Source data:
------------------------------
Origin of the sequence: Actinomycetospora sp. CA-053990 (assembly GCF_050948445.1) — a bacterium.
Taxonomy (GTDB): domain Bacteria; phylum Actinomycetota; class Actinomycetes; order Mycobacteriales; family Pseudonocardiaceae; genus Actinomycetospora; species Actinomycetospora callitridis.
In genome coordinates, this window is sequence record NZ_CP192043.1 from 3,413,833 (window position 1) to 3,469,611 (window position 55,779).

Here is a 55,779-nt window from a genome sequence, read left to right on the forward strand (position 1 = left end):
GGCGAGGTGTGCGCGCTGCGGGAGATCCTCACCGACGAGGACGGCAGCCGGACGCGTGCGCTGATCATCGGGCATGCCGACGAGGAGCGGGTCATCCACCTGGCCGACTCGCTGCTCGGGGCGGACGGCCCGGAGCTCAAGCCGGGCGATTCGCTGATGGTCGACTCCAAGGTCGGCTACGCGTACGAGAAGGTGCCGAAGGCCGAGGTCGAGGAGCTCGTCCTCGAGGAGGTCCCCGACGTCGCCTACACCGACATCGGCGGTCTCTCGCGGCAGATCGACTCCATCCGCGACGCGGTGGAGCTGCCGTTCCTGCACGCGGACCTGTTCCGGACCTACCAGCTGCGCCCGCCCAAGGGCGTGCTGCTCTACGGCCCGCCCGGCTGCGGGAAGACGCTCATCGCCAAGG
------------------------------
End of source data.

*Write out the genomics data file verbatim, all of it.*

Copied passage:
Origin of the sequence: Actinomycetospora sp. CA-053990 (assembly GCF_050948445.1) — a bacterium.
Taxonomy (GTDB): domain Bacteria; phylum Actinomycetota; class Actinomycetes; order Mycobacteriales; family Pseudonocardiaceae; genus Actinomycetospora; species Actinomycetospora callitridis.
In genome coordinates, this window is sequence record NZ_CP192043.1 from 3,413,833 (window position 1) to 3,469,611 (window position 55,779).

Here is a 55,779-nt window from a genome sequence, read left to right on the forward strand (position 1 = left end):
GGCGAGGTGTGCGCGCTGCGGGAGATCCTCACCGACGAGGACGGCAGCCGGACGCGTGCGCTGATCATCGGGCATGCCGACGAGGAGCGGGTCATCCACCTGGCCGACTCGCTGCTCGGGGCGGACGGCCCGGAGCTCAAGCCGGGCGATTCGCTGATGGTCGACTCCAAGGTCGGCTACGCGTACGAGAAGGTGCCGAAGGCCGAGGTCGAGGAGCTCGTCCTCGAGGAGGTCCCCGACGTCGCCTACACCGACATCGGCGGTCTCTCGCGGCAGATCGACTCCATCCGCGACGCGGTGGAGCTGCCGTTCCTGCACGCGGACCTGTTCCGGACCTACCAGCTGCGCCCGCCCAAGGGCGTGCTGCTCTACGGCCCGCCCGGCTGCGGGAAGACGCTCATCGCCAAGG